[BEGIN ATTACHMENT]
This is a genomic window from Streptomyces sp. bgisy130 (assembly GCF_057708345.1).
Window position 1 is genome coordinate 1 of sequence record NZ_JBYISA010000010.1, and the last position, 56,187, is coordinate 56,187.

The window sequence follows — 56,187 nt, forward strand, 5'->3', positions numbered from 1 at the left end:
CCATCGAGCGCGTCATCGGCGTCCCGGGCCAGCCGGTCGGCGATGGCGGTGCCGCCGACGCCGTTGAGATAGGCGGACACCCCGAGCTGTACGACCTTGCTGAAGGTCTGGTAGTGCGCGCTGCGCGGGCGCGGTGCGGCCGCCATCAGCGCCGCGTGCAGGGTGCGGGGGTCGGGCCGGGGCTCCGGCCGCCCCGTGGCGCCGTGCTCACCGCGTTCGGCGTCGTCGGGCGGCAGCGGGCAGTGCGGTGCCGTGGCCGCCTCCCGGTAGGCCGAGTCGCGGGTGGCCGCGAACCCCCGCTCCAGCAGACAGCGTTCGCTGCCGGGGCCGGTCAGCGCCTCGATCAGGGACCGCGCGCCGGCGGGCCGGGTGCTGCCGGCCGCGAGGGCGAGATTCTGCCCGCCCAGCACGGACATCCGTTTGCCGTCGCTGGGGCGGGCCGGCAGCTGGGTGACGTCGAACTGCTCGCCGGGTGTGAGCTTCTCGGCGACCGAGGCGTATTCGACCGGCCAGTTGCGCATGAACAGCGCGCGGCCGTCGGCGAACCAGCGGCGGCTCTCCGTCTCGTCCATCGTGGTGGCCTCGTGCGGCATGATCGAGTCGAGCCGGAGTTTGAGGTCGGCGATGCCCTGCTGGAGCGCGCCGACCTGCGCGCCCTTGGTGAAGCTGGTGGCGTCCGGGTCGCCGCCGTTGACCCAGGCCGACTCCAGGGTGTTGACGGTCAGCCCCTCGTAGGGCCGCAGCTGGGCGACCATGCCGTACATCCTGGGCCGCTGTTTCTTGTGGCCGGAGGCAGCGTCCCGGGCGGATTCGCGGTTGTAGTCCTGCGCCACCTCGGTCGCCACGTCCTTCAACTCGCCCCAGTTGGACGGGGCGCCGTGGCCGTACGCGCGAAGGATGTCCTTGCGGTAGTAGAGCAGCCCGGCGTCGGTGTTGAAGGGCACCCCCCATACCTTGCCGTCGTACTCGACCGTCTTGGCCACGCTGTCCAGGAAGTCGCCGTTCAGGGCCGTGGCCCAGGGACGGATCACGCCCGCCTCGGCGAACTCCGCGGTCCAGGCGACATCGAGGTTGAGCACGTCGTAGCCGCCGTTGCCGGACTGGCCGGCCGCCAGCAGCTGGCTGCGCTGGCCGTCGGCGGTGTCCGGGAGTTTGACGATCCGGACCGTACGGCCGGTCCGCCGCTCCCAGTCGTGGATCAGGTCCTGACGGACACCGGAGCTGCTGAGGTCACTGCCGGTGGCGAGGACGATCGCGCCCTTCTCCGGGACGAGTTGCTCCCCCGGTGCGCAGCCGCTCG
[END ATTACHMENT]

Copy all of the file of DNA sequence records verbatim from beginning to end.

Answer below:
This is a genomic window from Streptomyces sp. bgisy130 (assembly GCF_057708345.1).
Window position 1 is genome coordinate 1 of sequence record NZ_JBYISA010000010.1, and the last position, 56,187, is coordinate 56,187.

The window sequence follows — 56,187 nt, forward strand, 5'->3', positions numbered from 1 at the left end:
CCATCGAGCGCGTCATCGGCGTCCCGGGCCAGCCGGTCGGCGATGGCGGTGCCGCCGACGCCGTTGAGATAGGCGGACACCCCGAGCTGTACGACCTTGCTGAAGGTCTGGTAGTGCGCGCTGCGCGGGCGCGGTGCGGCCGCCATCAGCGCCGCGTGCAGGGTGCGGGGGTCGGGCCGGGGCTCCGGCCGCCCCGTGGCGCCGTGCTCACCGCGTTCGGCGTCGTCGGGCGGCAGCGGGCAGTGCGGTGCCGTGGCCGCCTCCCGGTAGGCCGAGTCGCGGGTGGCCGCGAACCCCCGCTCCAGCAGACAGCGTTCGCTGCCGGGGCCGGTCAGCGCCTCGATCAGGGACCGCGCGCCGGCGGGCCGGGTGCTGCCGGCCGCGAGGGCGAGATTCTGCCCGCCCAGCACGGACATCCGTTTGCCGTCGCTGGGGCGGGCCGGCAGCTGGGTGACGTCGAACTGCTCGCCGGGTGTGAGCTTCTCGGCGACCGAGGCGTATTCGACCGGCCAGTTGCGCATGAACAGCGCGCGGCCGTCGGCGAACCAGCGGCGGCTCTCCGTCTCGTCCATCGTGGTGGCCTCGTGCGGCATGATCGAGTCGAGCCGGAGTTTGAGGTCGGCGATGCCCTGCTGGAGCGCGCCGACCTGCGCGCCCTTGGTGAAGCTGGTGGCGTCCGGGTCGCCGCCGTTGACCCAGGCCGACTCCAGGGTGTTGACGGTCAGCCCCTCGTAGGGCCGCAGCTGGGCGACCATGCCGTACATCCTGGGCCGCTGTTTCTTGTGGCCGGAGGCAGCGTCCCGGGCGGATTCGCGGTTGTAGTCCTGCGCCACCTCGGTCGCCACGTCCTTCAACTCGCCCCAGTTGGACGGGGCGCCGTGGCCGTACGCGCGAAGGATGTCCTTGCGGTAGTAGAGCAGCCCGGCGTCGGTGTTGAAGGGCACCCCCCATACCTTGCCGTCGTACTCGACCGTCTTGGCCACGCTGTCCAGGAAGTCGCCGTTCAGGGCCGTGGCCCAGGGACGGATCACGCCCGCCTCGGCGAACTCCGCGGTCCAGGCGACATCGAGGTTGAGCACGTCGTAGCCGCCGTTGCCGGACTGGCCGGCCGCCAGCAGCTGGCTGCGCTGGCCGTCGGCGGTGTCCGGGAGTTTGACGATCCGGACCGTACGGCCGGTCCGCCGCTCCCAGTCGTGGATCAGGTCCTGACGGACACCGGAGCTGCTGAGGTCACTGCCGGTGGCGAGGACGATCGCGCCCTTCTCCGGGACGAGTTGCTCCCCCGGTGCGCAGCCGCTCG